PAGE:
Other than that? Practice, practice, practice. Maybe try reading some literature in Spanish (even the equivalent of children's books or YA) and learn to spot where it turns up in the flow of the language. For me, with a lot of Spanish constructs that are unlike English -- like ser/estar stuff, and the unusual uses of reflexive forms, and a lot of the behaviors of the prepositions -- there was a point after just using the language reasonably regularly for a few years, when things just started to sound right. I still have a trouble producing sentences fast enough for comfortable conversation, but I can listen to somebody speaking normally, or to a news report, and pick up maybe 70-80% of what they're saying. And I do pretty well with "functional" conversations (waiters, hotel staff, that kind of thing).
This has been so difficult, and your explanation about the change of subject helped me to understand why you use tengamos rather than tenemos.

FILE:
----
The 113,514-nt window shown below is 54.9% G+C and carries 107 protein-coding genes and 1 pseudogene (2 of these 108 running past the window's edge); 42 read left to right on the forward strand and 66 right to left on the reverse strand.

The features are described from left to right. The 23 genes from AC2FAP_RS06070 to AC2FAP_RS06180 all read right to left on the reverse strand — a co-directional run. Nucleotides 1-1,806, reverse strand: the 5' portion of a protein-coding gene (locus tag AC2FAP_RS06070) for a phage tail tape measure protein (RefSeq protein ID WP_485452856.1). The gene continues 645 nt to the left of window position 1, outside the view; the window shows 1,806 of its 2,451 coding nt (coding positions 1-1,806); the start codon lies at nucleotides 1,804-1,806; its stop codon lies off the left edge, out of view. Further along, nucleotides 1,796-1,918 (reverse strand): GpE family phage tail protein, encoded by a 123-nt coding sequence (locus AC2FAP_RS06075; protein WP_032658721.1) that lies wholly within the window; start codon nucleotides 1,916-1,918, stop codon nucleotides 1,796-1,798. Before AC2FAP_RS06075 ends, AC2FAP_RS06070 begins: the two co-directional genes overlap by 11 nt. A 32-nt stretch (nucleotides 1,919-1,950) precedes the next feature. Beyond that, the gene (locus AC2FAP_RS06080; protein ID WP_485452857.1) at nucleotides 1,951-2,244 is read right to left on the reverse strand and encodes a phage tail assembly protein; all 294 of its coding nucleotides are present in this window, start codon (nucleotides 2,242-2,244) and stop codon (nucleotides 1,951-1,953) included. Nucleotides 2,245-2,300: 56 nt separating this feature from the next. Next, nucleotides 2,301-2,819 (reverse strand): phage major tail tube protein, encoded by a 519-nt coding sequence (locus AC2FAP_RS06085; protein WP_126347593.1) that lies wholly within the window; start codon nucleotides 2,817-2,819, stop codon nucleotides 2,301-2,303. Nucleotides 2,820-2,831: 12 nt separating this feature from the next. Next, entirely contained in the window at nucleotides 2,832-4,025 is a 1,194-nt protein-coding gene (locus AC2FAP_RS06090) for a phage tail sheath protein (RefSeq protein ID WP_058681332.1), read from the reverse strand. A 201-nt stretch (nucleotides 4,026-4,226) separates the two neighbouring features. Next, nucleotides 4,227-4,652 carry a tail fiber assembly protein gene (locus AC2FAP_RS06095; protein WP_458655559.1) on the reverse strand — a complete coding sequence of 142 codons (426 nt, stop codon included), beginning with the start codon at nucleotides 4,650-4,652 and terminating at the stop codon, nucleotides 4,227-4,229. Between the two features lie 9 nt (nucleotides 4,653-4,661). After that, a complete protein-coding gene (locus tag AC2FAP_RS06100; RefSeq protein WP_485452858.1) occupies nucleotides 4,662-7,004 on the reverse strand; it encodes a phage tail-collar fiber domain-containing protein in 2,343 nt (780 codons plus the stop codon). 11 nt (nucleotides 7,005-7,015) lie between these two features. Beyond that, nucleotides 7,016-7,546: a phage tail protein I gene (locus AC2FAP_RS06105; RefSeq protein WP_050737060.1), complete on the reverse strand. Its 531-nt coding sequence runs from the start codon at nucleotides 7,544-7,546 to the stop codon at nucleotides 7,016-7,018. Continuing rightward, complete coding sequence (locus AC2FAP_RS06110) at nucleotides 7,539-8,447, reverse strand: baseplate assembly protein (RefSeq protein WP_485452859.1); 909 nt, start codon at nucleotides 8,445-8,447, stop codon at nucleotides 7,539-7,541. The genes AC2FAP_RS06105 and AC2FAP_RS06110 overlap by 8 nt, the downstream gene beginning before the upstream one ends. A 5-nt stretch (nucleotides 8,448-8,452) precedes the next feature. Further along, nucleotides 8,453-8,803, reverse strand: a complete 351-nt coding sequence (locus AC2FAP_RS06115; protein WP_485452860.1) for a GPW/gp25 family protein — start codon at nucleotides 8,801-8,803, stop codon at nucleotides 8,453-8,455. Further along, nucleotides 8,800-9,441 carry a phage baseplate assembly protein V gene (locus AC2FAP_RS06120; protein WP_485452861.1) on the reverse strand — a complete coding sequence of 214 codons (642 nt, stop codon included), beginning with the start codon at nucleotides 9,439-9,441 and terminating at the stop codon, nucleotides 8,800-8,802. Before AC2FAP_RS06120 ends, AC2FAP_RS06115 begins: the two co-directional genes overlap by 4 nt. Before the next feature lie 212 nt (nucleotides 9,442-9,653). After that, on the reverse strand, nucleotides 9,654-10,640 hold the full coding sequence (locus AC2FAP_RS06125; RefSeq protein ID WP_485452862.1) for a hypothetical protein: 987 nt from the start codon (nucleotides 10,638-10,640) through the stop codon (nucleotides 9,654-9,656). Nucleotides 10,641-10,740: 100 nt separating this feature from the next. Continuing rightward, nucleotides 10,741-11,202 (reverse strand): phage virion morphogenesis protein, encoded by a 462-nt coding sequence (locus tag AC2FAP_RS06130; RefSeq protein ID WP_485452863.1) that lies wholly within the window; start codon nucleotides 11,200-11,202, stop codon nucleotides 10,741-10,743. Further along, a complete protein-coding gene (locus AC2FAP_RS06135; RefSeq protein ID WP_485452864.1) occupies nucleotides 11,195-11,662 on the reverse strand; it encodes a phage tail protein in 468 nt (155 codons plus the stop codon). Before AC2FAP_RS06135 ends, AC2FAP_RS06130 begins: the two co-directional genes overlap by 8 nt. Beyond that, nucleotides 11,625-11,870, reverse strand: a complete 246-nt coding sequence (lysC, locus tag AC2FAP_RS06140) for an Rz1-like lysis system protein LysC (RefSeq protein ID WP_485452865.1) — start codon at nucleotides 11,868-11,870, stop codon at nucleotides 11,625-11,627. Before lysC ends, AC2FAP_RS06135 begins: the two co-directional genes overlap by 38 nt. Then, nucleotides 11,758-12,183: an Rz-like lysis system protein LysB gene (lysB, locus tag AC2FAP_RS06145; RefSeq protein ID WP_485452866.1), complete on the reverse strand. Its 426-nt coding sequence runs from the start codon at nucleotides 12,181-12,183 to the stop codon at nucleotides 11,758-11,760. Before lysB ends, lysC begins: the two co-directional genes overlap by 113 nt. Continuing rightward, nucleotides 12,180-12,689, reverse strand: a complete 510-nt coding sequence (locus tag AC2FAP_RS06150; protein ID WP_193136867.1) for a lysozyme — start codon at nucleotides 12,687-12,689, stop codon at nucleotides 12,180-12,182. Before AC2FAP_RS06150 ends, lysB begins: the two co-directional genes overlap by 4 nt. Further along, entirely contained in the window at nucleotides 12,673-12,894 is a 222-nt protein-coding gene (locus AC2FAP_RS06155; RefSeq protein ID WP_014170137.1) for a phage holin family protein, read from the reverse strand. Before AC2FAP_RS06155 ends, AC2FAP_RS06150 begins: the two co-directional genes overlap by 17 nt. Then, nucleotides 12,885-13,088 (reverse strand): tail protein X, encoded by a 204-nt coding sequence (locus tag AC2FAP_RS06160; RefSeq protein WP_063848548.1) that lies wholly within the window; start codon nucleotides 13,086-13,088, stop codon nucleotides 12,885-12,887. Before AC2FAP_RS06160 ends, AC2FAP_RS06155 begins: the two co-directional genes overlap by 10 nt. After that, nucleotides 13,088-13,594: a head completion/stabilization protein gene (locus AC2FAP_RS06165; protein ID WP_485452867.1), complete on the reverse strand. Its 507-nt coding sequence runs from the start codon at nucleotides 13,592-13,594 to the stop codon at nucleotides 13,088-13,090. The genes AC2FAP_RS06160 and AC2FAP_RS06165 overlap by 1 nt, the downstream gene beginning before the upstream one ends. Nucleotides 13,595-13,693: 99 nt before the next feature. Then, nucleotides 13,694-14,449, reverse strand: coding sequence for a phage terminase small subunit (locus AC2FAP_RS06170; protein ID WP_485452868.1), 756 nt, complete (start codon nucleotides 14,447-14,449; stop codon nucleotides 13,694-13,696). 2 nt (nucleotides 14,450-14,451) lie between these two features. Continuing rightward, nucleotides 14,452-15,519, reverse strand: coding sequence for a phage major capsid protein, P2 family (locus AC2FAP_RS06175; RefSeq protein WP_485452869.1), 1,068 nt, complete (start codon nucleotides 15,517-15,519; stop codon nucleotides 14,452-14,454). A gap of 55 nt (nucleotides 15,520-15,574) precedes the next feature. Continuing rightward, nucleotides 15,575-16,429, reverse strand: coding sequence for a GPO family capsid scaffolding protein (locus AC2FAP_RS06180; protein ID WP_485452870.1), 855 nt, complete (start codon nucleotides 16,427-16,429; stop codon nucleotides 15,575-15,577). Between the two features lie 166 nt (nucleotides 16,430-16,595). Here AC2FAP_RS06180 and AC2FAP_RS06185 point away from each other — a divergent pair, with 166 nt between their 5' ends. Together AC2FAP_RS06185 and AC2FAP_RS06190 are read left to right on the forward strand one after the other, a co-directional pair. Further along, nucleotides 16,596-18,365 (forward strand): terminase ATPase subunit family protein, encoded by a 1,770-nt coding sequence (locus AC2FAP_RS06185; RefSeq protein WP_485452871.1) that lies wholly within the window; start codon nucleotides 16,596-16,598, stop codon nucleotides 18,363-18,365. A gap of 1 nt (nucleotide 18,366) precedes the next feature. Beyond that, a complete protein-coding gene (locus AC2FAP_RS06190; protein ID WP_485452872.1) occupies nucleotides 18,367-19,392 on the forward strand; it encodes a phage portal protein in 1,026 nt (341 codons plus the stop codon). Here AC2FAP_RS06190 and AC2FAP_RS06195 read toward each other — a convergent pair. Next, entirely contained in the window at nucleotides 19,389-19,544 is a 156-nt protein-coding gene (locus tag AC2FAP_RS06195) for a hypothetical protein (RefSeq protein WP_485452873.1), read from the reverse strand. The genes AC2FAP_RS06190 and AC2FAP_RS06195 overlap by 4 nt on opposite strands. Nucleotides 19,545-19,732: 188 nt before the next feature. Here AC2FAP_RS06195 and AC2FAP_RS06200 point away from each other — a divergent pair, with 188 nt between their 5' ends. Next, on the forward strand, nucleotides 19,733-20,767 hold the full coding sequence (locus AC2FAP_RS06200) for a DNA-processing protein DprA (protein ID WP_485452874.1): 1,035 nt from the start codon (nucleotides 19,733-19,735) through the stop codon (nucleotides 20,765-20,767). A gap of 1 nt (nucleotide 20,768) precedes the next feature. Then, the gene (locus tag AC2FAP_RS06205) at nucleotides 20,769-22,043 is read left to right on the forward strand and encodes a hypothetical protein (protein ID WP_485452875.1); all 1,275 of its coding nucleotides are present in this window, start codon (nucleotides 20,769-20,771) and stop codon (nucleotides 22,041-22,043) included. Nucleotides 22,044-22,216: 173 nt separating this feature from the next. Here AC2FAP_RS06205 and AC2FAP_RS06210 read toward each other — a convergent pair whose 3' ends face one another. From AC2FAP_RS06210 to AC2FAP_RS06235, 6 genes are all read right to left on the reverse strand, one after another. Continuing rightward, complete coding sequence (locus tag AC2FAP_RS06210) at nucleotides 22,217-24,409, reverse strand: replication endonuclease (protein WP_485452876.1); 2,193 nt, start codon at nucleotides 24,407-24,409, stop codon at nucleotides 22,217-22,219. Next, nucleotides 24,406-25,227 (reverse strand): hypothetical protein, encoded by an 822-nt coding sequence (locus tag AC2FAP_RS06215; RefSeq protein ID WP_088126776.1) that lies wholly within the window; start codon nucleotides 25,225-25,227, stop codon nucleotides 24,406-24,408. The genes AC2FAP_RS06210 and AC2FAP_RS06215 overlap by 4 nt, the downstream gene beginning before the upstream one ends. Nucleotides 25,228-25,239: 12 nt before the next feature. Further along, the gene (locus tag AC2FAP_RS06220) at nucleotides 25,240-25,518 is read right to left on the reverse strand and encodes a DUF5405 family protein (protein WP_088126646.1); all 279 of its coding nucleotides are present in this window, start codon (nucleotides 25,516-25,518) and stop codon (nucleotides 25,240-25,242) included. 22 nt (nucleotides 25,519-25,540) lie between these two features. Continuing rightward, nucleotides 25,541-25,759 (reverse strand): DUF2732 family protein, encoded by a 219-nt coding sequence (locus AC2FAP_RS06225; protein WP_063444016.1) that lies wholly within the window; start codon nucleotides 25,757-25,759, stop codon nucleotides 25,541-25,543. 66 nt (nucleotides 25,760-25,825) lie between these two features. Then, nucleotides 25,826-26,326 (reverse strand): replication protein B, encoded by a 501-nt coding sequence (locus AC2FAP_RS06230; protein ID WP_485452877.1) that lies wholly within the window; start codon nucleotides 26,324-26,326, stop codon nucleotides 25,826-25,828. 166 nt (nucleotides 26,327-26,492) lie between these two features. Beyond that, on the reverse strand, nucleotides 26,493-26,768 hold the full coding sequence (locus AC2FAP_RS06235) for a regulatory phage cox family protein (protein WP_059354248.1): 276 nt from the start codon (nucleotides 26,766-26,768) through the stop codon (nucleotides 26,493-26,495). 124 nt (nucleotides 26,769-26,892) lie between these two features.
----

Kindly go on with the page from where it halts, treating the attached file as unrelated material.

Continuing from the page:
The first clause (I want) expresses a wish that may not happen, so you must use the subjunctive mood in the second clause.
looking for an explanation:
Why can you not translate this sentence as "I want that YOU have ...", my question relates to this being translated as a commend where "you" can be used to represent any other pronoun form in English.
"Nosotros tengamos" is the subjective form of "WE have." If it were "YOU have" then it would be "tu tengas" or "Usted tenga."
It's not true that "you" could represent any pronoun in the English sentence. I am a native English speaker, and "I want you to have more friends" does NOT mean the same thing as "I want us to have more friends."